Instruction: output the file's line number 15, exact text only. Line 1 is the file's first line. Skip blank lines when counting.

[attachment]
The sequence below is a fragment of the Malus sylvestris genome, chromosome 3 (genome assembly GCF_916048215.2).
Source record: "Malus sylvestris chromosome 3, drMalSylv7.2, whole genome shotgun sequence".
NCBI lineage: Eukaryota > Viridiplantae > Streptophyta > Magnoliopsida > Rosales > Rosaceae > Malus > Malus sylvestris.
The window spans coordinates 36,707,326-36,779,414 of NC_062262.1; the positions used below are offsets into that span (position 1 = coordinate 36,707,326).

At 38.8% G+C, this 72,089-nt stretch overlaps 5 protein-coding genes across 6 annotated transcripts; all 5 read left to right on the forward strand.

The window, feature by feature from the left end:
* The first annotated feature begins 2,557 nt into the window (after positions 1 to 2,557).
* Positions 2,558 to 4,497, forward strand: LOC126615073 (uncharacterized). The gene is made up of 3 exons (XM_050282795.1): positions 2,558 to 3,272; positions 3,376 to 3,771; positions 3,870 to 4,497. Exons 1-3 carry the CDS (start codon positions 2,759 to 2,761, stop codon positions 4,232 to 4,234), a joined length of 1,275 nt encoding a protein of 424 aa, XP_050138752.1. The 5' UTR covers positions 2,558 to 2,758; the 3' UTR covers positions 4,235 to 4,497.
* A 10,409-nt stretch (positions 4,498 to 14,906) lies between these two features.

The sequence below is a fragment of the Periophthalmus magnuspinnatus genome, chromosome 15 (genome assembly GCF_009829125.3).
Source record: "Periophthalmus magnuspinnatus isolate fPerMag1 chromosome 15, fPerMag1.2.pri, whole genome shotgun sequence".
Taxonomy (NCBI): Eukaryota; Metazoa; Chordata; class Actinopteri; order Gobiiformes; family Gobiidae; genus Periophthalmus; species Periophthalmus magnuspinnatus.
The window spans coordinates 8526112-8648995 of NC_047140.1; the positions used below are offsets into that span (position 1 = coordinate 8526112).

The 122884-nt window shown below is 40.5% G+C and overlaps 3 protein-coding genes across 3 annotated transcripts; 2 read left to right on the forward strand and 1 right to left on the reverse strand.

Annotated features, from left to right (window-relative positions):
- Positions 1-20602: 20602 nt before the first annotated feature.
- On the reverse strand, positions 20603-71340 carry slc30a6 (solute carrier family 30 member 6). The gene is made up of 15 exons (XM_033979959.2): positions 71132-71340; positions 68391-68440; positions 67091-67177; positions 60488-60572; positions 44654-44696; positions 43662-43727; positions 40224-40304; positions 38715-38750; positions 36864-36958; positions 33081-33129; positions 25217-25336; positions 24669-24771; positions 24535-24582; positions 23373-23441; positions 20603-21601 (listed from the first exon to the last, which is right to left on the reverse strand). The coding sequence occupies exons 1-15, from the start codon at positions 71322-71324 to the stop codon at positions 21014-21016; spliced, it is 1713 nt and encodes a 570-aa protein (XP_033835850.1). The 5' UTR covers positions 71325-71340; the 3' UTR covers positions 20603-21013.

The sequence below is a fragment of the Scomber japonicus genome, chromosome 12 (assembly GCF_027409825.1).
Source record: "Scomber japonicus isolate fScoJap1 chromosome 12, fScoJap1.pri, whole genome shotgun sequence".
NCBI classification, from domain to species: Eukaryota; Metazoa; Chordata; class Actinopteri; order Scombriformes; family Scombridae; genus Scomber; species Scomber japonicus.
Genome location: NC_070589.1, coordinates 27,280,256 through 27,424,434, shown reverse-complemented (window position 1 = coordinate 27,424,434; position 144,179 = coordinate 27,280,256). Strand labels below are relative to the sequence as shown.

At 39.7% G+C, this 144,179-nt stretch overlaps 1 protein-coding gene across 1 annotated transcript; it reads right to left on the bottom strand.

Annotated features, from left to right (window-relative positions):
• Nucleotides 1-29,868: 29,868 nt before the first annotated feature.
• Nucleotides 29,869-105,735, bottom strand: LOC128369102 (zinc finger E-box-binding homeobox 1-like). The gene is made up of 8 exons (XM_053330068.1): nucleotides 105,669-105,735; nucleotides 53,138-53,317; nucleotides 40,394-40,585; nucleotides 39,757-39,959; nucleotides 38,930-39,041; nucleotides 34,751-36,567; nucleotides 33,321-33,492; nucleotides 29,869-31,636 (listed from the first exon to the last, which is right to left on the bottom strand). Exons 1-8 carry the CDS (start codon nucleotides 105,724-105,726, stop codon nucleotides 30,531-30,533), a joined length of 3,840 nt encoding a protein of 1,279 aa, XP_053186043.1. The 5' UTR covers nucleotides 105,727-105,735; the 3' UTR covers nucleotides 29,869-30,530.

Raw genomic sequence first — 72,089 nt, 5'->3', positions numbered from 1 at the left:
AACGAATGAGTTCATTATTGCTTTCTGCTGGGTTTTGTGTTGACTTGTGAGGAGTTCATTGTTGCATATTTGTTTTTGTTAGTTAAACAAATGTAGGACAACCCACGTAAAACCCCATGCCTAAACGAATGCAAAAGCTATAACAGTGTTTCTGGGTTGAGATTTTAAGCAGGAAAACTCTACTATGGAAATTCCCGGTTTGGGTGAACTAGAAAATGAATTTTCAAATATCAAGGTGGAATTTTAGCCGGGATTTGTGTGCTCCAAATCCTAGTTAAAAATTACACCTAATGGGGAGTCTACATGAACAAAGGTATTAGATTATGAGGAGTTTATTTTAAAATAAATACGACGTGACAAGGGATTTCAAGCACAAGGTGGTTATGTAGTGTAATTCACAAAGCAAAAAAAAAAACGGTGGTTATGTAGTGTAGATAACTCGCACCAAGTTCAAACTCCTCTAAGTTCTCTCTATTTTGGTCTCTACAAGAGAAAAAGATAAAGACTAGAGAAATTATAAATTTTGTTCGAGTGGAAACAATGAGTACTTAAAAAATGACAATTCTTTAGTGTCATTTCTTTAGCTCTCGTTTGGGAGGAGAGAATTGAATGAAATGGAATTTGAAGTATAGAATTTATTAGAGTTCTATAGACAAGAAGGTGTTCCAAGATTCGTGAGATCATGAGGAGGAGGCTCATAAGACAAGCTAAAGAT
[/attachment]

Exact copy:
Annotated features, from left to right (window-relative positions):